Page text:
In many remote areas, development arrives at a stage when further progress becomes dependent on larger infrastructure issues, such as roads, telecommunications and electric power. In Uganda, for example, only five percent of the population has access to electricity. Rural electrification and the creation of electricity-generating plants then become vital to progress.
In Uganda, the Aga Khan Fund for Economic Development (AKFED) has brought together local and international partners to invest in the US$ 770 million Bujagali Hydroelectric Power Project, the country’s fi rst private hydroelectric power project. Earlier, AKFED had set up the West Nile Rural Electrification Company, which supplies electricity to the West Nile region. A 1.5 MW plant, commissioned in September 2004, is being upgraded to double the electricity generating capacity. The 3.5 MW Nyagak plant is to supply renewable energy in an area where over 1.4 million people do not have electricity.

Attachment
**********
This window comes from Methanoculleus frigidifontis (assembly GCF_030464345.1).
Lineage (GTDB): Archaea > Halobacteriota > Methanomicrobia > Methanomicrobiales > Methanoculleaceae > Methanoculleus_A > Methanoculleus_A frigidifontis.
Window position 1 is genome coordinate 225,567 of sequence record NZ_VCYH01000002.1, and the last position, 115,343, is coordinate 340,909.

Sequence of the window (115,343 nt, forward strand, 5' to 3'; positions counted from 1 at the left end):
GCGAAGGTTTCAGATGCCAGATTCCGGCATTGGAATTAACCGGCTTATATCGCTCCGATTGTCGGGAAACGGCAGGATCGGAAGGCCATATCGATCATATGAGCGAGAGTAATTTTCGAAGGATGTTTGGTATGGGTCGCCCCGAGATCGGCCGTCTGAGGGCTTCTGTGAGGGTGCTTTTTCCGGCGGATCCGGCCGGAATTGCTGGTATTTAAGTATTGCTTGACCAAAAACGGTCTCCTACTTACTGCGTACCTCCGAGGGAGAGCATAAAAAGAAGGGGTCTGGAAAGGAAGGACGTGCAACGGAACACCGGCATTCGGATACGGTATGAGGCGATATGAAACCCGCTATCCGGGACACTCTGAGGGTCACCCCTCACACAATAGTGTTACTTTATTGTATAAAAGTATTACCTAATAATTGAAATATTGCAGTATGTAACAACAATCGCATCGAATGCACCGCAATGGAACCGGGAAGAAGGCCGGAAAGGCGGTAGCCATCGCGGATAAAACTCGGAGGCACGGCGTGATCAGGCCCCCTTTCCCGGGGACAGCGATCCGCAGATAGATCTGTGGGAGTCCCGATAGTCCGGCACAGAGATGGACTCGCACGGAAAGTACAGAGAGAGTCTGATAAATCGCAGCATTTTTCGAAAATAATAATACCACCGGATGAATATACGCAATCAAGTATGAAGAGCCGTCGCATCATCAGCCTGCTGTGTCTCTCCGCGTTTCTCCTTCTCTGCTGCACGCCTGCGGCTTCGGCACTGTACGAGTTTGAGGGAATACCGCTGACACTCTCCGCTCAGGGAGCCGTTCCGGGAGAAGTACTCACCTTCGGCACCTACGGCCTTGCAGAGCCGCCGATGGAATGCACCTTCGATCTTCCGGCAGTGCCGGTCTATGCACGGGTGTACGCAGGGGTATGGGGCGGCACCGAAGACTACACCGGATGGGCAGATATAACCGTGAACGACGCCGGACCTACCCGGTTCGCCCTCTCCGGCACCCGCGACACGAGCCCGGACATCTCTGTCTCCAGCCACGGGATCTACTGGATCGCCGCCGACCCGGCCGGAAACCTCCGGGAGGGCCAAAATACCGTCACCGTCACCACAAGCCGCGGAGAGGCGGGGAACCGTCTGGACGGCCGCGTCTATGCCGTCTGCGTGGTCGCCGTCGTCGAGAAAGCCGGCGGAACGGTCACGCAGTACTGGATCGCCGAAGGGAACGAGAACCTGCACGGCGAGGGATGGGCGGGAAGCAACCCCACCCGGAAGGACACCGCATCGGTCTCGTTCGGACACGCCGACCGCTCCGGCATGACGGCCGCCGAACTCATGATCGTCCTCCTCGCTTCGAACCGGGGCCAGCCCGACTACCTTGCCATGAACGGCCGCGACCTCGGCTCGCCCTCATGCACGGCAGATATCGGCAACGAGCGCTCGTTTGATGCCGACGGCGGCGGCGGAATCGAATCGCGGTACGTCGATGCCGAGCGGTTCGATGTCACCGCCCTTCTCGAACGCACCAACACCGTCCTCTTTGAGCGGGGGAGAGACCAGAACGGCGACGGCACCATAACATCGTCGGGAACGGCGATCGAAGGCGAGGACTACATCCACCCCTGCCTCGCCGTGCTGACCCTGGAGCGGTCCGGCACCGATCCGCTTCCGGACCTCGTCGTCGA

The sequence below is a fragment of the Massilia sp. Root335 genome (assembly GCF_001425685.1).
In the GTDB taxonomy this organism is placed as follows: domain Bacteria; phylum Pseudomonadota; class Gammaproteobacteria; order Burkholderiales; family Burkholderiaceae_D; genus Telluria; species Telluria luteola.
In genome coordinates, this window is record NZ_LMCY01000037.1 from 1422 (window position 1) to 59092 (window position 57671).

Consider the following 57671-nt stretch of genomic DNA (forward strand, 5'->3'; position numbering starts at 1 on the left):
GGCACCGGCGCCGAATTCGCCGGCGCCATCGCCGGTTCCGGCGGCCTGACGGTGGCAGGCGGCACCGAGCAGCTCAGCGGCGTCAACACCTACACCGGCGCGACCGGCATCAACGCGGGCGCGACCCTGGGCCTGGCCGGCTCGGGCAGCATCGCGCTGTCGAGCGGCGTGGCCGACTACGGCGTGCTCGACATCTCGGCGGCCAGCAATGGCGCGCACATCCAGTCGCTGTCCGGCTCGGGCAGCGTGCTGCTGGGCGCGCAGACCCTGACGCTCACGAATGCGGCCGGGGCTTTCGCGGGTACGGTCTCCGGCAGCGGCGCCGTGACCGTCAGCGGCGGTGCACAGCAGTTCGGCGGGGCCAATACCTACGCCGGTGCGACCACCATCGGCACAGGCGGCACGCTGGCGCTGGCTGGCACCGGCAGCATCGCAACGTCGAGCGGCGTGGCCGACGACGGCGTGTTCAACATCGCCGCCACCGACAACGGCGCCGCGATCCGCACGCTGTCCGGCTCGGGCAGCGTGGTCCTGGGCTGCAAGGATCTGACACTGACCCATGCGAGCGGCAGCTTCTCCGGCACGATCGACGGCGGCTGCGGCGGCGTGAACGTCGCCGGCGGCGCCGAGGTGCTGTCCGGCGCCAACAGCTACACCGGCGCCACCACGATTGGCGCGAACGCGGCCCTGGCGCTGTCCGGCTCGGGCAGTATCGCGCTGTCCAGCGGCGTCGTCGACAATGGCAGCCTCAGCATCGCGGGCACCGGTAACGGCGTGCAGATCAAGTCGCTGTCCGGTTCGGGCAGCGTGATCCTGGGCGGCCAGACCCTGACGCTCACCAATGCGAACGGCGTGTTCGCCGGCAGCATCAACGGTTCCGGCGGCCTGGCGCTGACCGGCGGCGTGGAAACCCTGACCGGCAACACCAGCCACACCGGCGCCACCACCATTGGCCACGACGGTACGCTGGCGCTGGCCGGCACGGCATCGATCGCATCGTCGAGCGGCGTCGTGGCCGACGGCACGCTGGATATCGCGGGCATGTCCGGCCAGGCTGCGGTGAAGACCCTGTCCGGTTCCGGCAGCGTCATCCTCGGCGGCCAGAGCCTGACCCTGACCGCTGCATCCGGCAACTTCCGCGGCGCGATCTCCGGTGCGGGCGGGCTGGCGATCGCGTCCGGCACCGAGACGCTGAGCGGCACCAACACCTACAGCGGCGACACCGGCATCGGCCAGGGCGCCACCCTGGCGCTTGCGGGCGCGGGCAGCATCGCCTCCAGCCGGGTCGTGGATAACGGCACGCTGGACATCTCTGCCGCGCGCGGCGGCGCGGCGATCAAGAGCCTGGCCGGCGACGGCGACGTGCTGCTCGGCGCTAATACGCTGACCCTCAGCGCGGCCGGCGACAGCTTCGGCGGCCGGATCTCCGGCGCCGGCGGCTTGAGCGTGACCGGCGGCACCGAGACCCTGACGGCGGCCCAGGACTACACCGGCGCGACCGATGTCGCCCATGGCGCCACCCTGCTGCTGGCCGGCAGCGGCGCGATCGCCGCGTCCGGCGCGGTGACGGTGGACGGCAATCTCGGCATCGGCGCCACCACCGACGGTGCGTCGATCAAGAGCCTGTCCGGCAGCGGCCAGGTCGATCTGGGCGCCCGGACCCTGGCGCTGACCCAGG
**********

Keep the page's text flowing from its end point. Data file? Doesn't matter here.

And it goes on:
In Pakistan, a prize-winning AKDN programme has introduced micro-hydroelectric plants that generate enough power to light a village or even several communities. Over 180 “micro-hydel” units, supplying electricity to 50 percent of the population of Chitral, Pakistan, have been built. In 2004, the programme won an Ashden Award for Sustainable Energy in recognition of “outstanding and innovative renewable energy projects”.
In Tajikistan, a US$ 26 million investment by the Tajik Government, AKFED and other international agencies has expanded the capacity of a partially constructed Soviet-era hydroelectric power plant. The plant, Pamir 1, has boosted the supply of hydroelectric energy in eastern Tajikistan, especially during the critical winter months. Similarly, different consortiums of investors led by AKFED have built Kenya’s Tsavo power plant – a reliable energy source in southern Kenya – as well as the US$ 225 million Azito power plant in Côte d’Ivoire.